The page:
Canada-EU Free Trade: Half aware of the talks; Most think it will have a positive impact on the Canadian economy
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According to a new survey from Abacus Data, less than one in two Canadians (48%) were aware that Canada and the European Union were currently in negotiations over a free trade agreement between the two jurisdictions. Despite the low awareness levels, a majority of Canadians believed that a Canada-EU free trade deal would have a positive effect on the Canadian economy.
“If the Canada-EU trade deal is going to be a centre piece of the federal government’s economic action plan, the government really needs to communicate its intentions better with the public,” said Abacus Data CEO David Coletto. “While most Canadians think a Canada-EU trade deal will mean good things for the Canadian economy, half of the country doesn’t even know the talks are happening.”
Awareness of Free Trade Talks
Overall there was low awareness among Canadian respondents of free trade agreement talks with the European Union. Over half (52%) of Canadians said that they were unaware of the government’s trade discussions with the EU. Fewer, forty-eight per cent (48%) said that they were aware of trade talks before completing the survey.
There was little regional distinction when it comes to awareness of the trade deal but interestingly, Conservative Party supporters were less likely to be aware of the trade talks than NDP or Liberal Party supporters.
It is no surprise that the politically disengaged are less likely to be aware of political issues such as free trade talks with Europe.
Among young people, aged 18 to 29, awareness was much lower than that of older Canadians (only 36% compared with 60% among those aged 60 and over).
Impact of Free Trade with the European Union on the Canadian Economy
Overall, a majority of Canadians (55%) believed that a free trade agreement between Canada and the European Union would have a positive impact on the Canadian economy. However, only 11% believed it would have a “very” positive impact indicating that opinions are likely soft and the positive reaction to “free trade with Europe” is a result of the default pro-trade position of most Canadians.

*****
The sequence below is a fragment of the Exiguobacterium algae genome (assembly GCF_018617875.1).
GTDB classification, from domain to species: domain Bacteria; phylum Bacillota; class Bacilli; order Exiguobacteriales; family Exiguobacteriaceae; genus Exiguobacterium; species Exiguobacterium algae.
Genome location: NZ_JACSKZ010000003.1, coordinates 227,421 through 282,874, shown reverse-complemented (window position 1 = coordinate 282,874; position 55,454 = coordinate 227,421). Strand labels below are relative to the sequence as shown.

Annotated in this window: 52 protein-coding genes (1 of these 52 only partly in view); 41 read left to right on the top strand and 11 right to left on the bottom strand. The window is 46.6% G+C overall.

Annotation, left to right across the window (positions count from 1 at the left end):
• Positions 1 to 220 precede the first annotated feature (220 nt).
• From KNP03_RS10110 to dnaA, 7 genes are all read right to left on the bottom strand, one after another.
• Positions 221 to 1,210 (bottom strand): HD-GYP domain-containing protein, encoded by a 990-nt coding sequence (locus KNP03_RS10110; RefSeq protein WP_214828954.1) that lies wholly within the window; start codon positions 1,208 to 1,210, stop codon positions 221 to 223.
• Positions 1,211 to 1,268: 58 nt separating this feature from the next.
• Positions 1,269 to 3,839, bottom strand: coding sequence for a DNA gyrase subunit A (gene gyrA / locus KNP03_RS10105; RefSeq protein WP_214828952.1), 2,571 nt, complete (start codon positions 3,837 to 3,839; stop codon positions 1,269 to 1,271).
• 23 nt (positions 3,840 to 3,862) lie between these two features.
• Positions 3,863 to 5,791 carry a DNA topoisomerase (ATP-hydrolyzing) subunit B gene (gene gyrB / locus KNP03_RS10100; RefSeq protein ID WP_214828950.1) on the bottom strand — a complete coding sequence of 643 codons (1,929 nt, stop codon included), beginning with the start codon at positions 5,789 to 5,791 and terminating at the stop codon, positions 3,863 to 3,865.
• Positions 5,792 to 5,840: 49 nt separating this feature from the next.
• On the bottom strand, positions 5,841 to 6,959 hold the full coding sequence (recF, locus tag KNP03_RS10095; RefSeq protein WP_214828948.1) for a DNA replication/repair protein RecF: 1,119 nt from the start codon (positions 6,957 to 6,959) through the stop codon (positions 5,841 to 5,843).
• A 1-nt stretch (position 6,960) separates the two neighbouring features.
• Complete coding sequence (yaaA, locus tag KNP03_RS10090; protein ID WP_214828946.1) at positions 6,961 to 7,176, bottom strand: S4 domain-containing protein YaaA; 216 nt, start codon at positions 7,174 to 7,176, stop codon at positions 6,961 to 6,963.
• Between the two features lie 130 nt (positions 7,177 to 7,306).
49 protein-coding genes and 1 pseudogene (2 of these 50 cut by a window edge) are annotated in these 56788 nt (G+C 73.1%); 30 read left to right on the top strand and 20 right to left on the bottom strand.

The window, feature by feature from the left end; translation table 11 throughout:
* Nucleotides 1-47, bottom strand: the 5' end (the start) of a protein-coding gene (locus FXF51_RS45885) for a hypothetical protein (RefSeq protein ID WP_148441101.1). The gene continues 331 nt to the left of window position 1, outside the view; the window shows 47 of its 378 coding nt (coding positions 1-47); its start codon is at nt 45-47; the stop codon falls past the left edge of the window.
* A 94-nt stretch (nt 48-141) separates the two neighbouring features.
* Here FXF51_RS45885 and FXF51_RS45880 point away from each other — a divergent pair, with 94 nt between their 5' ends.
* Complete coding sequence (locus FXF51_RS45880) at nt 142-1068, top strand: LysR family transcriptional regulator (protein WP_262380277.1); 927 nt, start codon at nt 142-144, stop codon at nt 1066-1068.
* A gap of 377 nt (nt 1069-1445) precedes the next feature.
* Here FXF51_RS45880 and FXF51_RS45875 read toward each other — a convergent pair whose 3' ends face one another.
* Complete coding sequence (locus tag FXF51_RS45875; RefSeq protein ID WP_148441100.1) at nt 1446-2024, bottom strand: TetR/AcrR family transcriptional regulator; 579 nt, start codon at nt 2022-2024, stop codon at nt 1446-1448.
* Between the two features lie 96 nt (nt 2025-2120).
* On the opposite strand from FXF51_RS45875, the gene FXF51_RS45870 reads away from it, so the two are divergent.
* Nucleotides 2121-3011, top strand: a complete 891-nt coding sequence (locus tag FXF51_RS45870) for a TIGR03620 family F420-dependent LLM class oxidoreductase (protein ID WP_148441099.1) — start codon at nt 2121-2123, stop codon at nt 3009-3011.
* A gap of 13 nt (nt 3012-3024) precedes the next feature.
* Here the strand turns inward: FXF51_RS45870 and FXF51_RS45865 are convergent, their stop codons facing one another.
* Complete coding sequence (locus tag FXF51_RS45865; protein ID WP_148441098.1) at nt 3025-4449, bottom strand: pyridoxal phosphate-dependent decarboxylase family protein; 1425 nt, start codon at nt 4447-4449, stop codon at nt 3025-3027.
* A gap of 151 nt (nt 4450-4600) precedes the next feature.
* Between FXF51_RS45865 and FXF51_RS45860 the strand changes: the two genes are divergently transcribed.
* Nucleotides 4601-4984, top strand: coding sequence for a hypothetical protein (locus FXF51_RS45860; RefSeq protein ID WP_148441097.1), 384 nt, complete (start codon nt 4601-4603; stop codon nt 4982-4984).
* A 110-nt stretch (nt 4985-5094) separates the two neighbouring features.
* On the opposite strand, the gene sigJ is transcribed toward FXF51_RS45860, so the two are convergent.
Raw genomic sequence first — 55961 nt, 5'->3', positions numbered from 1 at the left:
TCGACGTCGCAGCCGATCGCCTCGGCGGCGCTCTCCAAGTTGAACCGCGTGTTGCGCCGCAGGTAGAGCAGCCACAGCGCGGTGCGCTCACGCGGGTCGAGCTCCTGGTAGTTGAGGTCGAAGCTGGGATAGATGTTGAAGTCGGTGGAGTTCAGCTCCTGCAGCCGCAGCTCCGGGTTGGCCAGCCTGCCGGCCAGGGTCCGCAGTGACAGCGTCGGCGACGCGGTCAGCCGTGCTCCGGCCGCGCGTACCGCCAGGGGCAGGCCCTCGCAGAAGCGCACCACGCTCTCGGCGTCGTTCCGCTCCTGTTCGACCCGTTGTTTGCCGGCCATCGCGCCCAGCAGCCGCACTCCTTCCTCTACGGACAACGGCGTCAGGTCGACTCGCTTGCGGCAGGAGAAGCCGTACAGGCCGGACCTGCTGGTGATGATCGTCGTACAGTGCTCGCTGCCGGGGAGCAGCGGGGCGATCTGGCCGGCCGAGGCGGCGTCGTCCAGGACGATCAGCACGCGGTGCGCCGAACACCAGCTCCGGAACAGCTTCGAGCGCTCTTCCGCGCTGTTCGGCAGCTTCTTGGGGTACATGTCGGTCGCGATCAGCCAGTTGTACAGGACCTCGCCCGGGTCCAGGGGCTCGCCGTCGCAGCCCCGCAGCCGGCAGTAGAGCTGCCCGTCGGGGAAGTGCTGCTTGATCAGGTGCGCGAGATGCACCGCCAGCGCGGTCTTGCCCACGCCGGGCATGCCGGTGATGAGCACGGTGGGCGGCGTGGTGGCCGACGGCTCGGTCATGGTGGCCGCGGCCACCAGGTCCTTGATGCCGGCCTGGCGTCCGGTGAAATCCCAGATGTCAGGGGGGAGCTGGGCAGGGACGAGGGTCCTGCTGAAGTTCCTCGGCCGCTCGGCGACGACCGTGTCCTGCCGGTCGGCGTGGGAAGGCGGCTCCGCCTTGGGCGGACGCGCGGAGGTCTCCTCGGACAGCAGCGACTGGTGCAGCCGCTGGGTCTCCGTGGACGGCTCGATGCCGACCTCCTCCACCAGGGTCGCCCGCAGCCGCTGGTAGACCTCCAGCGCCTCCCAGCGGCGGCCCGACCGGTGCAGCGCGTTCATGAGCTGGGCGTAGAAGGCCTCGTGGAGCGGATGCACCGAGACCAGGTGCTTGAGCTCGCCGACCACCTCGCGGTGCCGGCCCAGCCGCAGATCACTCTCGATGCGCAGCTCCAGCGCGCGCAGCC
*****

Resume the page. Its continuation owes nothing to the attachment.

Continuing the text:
Very few Canadians (11%) believed that a free trade deal with Europe would have a negative effect on the Canadian economy.
Those who were aware of trade talks were more likely to believe a free trade agreement with the EU have a positive impact on the Canadian economy. Those who were unaware were more likely to say that they are unsure about whether this would be good for the economy or not.
Given low awareness of the issue, there is room for influence in opinions about whether this would be a good or bad influence on the Canadian economy. Those with low levels of awareness who are civically disengaged are particularly open to influence on this issue.
Respondents were asked for their opinion about two contentious aspects of a deal rumoured to be included such as whether or not our government should allow European companies to bid on large infrastructure projects and on whether or not we should allow free imports from European dairy producers. Overall, there some disagreement among Canadians on both issues.
When it comes to allowing European dairy producers to sell more of their products, like cheese, in Canada, forty-six per cent (46%) either somewhat or strongly supported this proposal. A little less than one third (31%) of Canadians say they were opposed to the idea of increased access for European dairy producers.
Opposition to allowing more access for European dairy producers was highest among those living in rural communities (42%), in Quebec (37%), and among NDP supporters (36%).
There was greater opposition to the idea of allowing European companies to bid on contracts for large infrastructure projects in Canada.
Forty-two per cent (42%) said they were opposed to the idea allowing European competition on large Canadian infrastructure projects while one in three (33%) said they support allowing competition. The remainder of Canadian respondents (26%) said they would neither support nor oppose competition on Canadian infrastructure projects.
Opposition to this proposal was greatest among rural respondents (55%) and those over the age of 60 (56%).
The Harper Government has made a free trade deal between Canada and the European Union a centrepiece of its Economic Action Plan. But less than half of Canadians are even aware that a deal is being negotiated.
There is both good and bad news for the federal government in these numbers.
The good news is that most Canadians reactive positively to a free trade deal with the EU in principal. A majority believe it will have a positive impact on the Canadian economy and very few believe it will have a negative impact.
The bad news is that the devil is always in the details. Many Canadians would oppose parts of a deal that include allowing European construction companies to bid on infrastructure projects in Canada while Canadians living in rural communities are opposed to allowing greater access to the Canadian market for European dairy producers.
If a deal is signed, communicating the benefits of the deal will be critical. Canada is a trading nation and in general, Canadians respond positively to free trade. But explaining the more complicated and controversial aspects of a final deal will be important especially with a key part of the Conservative coalition – rural Canada.